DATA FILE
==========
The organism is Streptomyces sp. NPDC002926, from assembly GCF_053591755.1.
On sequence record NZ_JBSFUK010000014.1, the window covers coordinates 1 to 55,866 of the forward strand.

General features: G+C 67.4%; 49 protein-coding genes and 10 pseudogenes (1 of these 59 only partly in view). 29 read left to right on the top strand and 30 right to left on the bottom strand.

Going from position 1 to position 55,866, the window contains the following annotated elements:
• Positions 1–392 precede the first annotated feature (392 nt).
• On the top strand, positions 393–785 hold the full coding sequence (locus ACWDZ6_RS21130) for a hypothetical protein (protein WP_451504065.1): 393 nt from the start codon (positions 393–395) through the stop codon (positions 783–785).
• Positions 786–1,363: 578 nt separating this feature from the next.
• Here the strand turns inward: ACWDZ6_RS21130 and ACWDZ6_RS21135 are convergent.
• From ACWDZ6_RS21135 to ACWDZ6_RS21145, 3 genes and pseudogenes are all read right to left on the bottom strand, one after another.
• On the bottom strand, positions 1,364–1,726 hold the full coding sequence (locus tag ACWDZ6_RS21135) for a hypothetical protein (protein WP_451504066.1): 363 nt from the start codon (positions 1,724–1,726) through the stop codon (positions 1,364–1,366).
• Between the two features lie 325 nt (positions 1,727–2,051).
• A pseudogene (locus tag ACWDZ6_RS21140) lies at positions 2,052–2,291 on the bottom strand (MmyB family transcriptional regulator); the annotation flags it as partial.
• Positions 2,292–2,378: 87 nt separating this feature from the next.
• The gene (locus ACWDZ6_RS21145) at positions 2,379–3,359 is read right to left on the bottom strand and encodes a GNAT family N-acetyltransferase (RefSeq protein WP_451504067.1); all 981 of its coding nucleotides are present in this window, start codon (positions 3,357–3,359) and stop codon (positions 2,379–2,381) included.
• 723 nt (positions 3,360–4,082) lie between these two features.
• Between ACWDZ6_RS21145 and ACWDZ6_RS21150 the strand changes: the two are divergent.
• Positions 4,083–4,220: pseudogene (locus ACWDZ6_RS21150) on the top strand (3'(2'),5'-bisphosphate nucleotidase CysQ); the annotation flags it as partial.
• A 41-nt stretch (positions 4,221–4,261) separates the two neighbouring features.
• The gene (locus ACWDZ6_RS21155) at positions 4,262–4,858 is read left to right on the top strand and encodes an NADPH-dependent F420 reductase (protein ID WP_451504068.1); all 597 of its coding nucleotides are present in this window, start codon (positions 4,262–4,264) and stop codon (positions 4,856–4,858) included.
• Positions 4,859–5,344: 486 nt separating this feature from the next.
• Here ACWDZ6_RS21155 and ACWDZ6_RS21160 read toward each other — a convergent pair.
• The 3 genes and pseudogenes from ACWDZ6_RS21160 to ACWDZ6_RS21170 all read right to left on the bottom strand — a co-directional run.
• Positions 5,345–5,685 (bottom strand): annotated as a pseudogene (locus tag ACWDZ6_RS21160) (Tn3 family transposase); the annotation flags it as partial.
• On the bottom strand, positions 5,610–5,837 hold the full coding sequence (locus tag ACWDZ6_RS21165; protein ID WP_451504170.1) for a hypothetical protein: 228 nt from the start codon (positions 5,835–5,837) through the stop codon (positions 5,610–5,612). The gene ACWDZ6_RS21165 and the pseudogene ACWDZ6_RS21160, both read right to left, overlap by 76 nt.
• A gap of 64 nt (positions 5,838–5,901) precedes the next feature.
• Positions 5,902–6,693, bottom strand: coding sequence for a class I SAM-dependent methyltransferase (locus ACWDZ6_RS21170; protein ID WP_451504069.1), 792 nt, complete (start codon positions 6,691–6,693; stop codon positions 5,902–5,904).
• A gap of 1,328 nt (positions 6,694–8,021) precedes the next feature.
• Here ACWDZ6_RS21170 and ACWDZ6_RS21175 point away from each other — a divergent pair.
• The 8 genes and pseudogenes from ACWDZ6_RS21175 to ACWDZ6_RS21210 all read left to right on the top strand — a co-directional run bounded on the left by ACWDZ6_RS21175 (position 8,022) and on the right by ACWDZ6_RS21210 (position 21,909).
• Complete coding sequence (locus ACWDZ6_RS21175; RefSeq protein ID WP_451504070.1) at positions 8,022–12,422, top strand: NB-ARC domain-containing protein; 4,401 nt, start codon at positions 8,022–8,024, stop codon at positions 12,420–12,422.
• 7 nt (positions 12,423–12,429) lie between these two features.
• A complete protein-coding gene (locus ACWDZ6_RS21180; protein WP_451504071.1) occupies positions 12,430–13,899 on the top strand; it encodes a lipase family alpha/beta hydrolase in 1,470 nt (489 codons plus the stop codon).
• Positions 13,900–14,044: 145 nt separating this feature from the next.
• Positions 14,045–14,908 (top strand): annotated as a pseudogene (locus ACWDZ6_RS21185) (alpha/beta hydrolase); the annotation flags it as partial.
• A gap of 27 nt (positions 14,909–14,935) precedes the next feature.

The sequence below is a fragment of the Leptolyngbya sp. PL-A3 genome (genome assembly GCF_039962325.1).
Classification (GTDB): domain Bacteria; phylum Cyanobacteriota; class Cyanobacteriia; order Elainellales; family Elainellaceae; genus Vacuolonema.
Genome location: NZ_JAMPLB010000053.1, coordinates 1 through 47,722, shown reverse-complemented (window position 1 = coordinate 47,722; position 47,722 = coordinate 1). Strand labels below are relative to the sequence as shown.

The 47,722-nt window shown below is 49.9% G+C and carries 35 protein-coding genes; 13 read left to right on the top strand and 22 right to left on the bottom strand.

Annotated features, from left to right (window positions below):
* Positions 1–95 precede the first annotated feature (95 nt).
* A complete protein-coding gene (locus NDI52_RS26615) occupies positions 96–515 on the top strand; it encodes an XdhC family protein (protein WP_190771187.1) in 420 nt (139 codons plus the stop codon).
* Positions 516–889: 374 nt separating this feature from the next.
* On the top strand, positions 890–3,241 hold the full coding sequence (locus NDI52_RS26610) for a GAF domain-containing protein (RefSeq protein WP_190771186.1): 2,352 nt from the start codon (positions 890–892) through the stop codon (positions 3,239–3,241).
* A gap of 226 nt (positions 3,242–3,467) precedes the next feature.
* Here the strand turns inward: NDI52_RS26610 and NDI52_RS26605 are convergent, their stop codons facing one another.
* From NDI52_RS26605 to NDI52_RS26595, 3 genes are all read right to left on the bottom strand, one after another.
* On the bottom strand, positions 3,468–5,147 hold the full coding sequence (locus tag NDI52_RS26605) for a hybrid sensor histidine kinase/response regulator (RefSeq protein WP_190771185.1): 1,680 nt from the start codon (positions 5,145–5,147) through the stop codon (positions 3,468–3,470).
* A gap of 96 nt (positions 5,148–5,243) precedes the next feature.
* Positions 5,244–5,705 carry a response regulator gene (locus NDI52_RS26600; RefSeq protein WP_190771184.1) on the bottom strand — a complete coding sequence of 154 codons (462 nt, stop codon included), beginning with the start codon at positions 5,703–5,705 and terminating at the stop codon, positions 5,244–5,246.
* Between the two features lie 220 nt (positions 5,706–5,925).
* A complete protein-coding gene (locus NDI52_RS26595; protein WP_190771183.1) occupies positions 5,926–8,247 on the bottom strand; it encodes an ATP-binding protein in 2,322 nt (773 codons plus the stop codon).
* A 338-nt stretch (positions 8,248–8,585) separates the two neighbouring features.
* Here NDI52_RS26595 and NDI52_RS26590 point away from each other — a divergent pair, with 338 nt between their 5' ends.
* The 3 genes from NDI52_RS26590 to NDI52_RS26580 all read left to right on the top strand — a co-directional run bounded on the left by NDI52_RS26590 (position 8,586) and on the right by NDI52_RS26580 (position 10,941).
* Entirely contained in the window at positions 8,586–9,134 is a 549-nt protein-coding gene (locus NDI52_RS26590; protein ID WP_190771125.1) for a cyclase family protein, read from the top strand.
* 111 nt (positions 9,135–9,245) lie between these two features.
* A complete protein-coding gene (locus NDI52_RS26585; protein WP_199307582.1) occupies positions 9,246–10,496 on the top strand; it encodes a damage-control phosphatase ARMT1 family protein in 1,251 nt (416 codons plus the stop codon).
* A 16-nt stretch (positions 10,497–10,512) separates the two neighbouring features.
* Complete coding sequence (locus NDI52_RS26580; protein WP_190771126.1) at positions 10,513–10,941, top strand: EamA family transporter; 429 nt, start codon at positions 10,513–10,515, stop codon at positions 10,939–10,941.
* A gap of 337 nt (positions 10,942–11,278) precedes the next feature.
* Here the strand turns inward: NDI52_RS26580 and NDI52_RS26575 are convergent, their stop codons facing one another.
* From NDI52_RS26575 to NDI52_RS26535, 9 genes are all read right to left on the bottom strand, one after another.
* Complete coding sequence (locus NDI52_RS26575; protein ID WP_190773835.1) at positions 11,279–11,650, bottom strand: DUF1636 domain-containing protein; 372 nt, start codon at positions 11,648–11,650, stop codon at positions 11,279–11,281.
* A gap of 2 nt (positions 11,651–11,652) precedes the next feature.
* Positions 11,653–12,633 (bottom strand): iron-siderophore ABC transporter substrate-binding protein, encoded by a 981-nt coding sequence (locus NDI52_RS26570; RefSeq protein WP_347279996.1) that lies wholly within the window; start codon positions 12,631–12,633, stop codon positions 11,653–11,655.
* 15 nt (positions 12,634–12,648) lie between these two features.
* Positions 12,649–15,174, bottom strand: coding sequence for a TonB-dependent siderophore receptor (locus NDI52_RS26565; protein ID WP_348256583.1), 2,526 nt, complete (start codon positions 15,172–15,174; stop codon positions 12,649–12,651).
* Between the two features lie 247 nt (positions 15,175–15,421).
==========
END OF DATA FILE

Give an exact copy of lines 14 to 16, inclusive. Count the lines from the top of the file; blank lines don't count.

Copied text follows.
• The gene (locus ACWDZ6_RS21145) at positions 2,379–3,359 is read right to left on the bottom strand and encodes a GNAT family N-acetyltransferase (RefSeq protein WP_451504067.1); all 981 of its coding nucleotides are present in this window, start codon (positions 3,357–3,359) and stop codon (positions 2,379–2,381) included.
• 723 nt (positions 3,360–4,082) lie between these two features.
• Between ACWDZ6_RS21145 and ACWDZ6_RS21150 the strand changes: the two are divergent.